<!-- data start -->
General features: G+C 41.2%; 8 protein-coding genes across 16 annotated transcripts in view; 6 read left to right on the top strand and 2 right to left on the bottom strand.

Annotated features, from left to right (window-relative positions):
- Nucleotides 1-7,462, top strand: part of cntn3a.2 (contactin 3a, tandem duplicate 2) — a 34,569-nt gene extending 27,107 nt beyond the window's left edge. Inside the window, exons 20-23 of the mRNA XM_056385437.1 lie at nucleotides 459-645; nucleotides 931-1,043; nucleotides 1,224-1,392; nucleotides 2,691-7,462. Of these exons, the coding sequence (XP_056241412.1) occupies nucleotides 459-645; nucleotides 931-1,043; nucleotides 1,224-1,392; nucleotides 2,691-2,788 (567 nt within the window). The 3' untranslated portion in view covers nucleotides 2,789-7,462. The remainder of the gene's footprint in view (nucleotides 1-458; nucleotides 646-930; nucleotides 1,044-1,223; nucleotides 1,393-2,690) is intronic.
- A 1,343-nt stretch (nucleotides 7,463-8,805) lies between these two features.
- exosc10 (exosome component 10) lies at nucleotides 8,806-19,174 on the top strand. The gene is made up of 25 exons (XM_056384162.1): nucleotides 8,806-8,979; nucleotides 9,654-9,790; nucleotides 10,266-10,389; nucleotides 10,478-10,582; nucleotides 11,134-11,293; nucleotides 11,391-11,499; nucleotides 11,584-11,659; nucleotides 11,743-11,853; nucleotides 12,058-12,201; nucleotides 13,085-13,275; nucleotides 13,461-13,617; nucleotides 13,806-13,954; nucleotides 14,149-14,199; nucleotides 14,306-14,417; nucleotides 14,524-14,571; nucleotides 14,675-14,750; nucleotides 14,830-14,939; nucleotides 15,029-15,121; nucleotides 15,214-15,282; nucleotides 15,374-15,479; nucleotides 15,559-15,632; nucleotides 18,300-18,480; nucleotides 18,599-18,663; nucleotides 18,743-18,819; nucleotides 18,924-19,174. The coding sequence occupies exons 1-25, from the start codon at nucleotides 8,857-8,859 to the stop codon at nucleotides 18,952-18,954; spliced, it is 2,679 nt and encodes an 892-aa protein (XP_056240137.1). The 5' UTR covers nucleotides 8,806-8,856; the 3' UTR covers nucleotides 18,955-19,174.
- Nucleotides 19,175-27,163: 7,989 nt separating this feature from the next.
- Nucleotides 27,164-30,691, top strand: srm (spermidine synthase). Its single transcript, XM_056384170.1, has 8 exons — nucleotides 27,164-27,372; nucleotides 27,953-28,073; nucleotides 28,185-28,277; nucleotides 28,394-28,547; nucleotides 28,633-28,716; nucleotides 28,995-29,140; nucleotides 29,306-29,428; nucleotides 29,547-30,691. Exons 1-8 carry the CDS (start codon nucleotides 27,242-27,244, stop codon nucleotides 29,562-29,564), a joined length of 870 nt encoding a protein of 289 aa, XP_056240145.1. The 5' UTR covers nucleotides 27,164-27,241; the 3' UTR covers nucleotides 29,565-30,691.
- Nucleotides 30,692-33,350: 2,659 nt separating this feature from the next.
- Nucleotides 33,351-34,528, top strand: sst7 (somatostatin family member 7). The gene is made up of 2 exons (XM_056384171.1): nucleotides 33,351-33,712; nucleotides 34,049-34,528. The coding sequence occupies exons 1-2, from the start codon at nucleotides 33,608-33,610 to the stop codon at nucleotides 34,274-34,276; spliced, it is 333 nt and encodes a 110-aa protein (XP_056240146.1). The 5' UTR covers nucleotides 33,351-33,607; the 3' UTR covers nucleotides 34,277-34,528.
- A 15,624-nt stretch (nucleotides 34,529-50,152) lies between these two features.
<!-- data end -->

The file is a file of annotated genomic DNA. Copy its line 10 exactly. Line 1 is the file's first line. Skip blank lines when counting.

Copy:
- A 15,624-nt stretch (nucleotides 34,529-50,152) lies between these two features.